Map Courtesy CIA World Factbook
The Kingdom of Swaziland is a small country in southern Africa (one of the smallest on the continent), situated on the eastern slope of the Drakensberg mountains, embedded between South Africa in the west and Mozambique in the east. The country is named after the Swazi, a Bantu tribe.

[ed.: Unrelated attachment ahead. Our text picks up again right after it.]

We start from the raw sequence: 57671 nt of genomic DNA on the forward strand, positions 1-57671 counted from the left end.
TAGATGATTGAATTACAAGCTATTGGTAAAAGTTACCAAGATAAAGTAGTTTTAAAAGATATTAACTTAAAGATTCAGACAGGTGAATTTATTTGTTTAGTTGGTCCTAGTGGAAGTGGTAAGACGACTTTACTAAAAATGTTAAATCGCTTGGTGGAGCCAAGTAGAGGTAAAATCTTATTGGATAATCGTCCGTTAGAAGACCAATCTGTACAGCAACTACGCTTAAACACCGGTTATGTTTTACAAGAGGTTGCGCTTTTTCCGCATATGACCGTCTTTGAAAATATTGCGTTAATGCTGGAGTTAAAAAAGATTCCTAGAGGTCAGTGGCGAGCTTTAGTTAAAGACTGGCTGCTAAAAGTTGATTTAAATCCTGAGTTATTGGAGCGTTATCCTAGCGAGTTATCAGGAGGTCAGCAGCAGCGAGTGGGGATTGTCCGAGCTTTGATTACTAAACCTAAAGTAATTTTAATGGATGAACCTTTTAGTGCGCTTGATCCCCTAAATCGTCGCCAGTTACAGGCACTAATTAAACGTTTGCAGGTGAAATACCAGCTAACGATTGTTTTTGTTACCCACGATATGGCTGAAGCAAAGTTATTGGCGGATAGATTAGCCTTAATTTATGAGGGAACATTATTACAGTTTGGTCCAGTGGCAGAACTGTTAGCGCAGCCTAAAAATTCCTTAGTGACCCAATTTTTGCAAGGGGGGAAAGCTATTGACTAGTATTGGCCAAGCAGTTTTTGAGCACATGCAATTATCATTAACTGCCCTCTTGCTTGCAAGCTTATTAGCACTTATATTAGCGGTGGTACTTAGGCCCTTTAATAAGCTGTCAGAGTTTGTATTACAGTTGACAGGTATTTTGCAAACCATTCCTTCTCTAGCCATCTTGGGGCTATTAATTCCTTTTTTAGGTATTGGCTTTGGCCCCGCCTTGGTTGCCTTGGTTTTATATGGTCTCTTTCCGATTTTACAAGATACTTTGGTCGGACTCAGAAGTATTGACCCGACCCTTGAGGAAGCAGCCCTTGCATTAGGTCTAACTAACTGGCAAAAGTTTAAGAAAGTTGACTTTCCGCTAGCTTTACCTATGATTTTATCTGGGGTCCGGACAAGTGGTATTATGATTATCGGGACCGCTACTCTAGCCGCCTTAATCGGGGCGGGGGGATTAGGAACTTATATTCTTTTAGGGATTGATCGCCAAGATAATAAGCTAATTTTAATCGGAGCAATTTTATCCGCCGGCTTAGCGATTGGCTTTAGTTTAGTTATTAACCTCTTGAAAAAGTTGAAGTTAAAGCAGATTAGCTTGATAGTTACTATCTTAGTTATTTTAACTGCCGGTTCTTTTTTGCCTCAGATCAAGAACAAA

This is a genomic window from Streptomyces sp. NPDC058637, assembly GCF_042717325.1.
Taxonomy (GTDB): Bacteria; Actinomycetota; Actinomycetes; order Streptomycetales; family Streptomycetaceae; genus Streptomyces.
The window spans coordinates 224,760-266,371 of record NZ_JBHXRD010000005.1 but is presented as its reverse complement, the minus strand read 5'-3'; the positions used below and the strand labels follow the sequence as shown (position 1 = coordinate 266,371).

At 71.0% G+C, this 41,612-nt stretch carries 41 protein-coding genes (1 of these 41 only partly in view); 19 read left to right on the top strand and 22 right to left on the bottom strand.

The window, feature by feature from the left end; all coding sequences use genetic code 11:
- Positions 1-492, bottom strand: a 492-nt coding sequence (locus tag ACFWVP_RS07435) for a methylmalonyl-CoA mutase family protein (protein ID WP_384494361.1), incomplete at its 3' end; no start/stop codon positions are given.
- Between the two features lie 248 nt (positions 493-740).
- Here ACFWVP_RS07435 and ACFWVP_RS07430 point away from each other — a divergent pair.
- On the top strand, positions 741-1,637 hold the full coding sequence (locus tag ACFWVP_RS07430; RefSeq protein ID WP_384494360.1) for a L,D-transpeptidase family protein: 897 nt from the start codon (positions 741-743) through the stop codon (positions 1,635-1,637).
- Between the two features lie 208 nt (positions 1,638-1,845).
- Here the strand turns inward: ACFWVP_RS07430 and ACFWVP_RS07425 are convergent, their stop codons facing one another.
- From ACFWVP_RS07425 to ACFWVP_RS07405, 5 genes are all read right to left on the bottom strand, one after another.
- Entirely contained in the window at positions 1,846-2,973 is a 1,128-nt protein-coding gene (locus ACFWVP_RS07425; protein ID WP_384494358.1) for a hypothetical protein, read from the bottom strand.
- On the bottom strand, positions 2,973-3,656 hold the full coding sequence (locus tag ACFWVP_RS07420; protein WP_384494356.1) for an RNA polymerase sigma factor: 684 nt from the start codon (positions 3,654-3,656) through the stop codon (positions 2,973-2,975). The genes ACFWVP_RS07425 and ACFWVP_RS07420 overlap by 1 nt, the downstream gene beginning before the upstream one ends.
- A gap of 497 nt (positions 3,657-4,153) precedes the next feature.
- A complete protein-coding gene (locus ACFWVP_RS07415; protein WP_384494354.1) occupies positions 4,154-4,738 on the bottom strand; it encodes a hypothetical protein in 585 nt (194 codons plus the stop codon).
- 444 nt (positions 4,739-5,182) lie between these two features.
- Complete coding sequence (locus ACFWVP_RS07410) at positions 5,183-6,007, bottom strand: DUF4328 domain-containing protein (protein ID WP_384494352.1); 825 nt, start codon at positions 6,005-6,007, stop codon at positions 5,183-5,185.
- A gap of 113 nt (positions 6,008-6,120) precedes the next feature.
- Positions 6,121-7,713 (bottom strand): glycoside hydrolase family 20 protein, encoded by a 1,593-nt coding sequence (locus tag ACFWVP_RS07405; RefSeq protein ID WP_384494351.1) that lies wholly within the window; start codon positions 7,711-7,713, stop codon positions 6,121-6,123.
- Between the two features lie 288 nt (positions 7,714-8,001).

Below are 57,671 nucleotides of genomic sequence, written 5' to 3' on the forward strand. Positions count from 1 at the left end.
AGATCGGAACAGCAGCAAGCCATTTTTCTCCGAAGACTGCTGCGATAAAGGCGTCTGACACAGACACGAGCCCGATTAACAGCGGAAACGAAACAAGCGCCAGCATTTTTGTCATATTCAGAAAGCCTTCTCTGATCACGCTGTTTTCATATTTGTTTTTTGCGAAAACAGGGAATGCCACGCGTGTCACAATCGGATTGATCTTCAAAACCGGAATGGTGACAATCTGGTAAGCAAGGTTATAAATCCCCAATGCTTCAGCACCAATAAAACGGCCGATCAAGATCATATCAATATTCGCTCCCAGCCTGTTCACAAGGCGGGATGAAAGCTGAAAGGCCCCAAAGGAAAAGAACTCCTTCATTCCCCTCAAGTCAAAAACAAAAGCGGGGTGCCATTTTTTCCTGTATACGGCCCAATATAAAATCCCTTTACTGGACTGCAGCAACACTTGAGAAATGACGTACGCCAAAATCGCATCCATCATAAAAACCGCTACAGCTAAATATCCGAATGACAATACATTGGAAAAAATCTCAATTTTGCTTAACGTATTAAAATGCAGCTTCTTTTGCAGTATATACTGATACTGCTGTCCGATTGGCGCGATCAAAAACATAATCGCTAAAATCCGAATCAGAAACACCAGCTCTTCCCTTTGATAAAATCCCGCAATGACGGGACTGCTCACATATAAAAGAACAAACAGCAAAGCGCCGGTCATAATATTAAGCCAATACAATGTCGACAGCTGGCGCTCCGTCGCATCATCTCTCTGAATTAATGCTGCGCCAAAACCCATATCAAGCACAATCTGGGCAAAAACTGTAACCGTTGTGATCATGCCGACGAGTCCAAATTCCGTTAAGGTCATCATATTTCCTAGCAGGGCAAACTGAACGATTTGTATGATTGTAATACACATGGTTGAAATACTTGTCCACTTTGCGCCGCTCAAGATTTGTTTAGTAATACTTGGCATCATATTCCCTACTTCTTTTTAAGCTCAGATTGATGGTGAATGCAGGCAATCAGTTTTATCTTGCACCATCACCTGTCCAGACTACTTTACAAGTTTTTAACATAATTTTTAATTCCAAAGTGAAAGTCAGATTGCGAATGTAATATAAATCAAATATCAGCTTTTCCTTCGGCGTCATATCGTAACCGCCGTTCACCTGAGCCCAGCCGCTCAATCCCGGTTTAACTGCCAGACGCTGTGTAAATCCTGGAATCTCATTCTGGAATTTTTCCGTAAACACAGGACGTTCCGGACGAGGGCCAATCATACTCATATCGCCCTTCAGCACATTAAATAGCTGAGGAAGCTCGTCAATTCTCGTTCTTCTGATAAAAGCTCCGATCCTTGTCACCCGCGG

Human remains and artifacts from more than 100,000 years ago have been found in Swaziland. Evidence of agriculture and iron use dates from about the 4th century, and people speaking languages ancestral to current Sotho and Nguni languages began settling no later than the 11th century. The ruling Dlamini lineage had chiefships in the region in the 18th century. An enlarged Swazi kingdom was established by Sobhuza I in the early 19th century. Soon thereafter the first whites started to settle in the area. In the 1890s the South African Republic in the Transvaal claimed sovereignty over Swaziland but never fully established power. After the South African War of 1899-1902, Swaziland became a British protectorate. The country was eventually granted independence on September 6, 1968. Since then, Swaziland has seen a struggle between pro-democracy activists and the totalitarian monarchy.